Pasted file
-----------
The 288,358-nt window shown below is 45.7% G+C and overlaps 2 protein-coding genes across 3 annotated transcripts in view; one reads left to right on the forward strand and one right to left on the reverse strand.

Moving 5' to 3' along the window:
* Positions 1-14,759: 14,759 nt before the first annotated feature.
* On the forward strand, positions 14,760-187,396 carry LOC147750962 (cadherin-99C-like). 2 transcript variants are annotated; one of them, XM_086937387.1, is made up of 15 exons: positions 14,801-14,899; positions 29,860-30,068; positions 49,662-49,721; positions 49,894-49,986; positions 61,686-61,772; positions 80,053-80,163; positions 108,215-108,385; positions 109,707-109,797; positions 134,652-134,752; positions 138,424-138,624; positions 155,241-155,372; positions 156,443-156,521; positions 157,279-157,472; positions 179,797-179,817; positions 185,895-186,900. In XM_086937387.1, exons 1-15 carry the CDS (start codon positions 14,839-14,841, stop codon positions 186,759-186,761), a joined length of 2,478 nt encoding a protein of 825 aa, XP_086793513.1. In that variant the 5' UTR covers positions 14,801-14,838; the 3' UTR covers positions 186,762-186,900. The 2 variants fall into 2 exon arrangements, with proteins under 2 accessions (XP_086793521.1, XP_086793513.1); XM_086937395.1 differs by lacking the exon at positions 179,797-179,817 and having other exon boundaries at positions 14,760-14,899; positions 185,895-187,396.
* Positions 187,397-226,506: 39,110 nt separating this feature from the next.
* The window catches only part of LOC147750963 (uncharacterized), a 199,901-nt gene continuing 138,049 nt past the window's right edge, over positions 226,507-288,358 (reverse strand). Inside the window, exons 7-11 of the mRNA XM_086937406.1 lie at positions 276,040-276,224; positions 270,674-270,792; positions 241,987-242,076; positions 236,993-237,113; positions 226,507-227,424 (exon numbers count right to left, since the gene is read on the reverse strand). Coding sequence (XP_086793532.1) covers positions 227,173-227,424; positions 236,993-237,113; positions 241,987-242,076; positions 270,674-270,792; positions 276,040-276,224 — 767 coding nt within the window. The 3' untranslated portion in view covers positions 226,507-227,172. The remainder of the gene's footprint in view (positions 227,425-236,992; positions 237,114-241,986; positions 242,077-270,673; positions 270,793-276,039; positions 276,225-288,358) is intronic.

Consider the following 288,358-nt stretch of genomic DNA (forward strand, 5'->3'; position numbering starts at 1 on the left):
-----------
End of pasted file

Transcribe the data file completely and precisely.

The 288,358-nt window shown below is 45.7% G+C and overlaps 2 protein-coding genes across 3 annotated transcripts in view; one reads left to right on the forward strand and one right to left on the reverse strand.

Moving 5' to 3' along the window:
* Positions 1-14,759: 14,759 nt before the first annotated feature.
* On the forward strand, positions 14,760-187,396 carry LOC147750962 (cadherin-99C-like). 2 transcript variants are annotated; one of them, XM_086937387.1, is made up of 15 exons: positions 14,801-14,899; positions 29,860-30,068; positions 49,662-49,721; positions 49,894-49,986; positions 61,686-61,772; positions 80,053-80,163; positions 108,215-108,385; positions 109,707-109,797; positions 134,652-134,752; positions 138,424-138,624; positions 155,241-155,372; positions 156,443-156,521; positions 157,279-157,472; positions 179,797-179,817; positions 185,895-186,900. In XM_086937387.1, exons 1-15 carry the CDS (start codon positions 14,839-14,841, stop codon positions 186,759-186,761), a joined length of 2,478 nt encoding a protein of 825 aa, XP_086793513.1. In that variant the 5' UTR covers positions 14,801-14,838; the 3' UTR covers positions 186,762-186,900. The 2 variants fall into 2 exon arrangements, with proteins under 2 accessions (XP_086793521.1, XP_086793513.1); XM_086937395.1 differs by lacking the exon at positions 179,797-179,817 and having other exon boundaries at positions 14,760-14,899; positions 185,895-187,396.
* Positions 187,397-226,506: 39,110 nt separating this feature from the next.
* The window catches only part of LOC147750963 (uncharacterized), a 199,901-nt gene continuing 138,049 nt past the window's right edge, over positions 226,507-288,358 (reverse strand). Inside the window, exons 7-11 of the mRNA XM_086937406.1 lie at positions 276,040-276,224; positions 270,674-270,792; positions 241,987-242,076; positions 236,993-237,113; positions 226,507-227,424 (exon numbers count right to left, since the gene is read on the reverse strand). Coding sequence (XP_086793532.1) covers positions 227,173-227,424; positions 236,993-237,113; positions 241,987-242,076; positions 270,674-270,792; positions 276,040-276,224 — 767 coding nt within the window. The 3' untranslated portion in view covers positions 226,507-227,172. The remainder of the gene's footprint in view (positions 227,425-236,992; positions 237,114-241,986; positions 242,077-270,673; positions 270,793-276,039; positions 276,225-288,358) is intronic.

Consider the following 288,358-nt stretch of genomic DNA (forward strand, 5'->3'; position numbering starts at 1 on the left):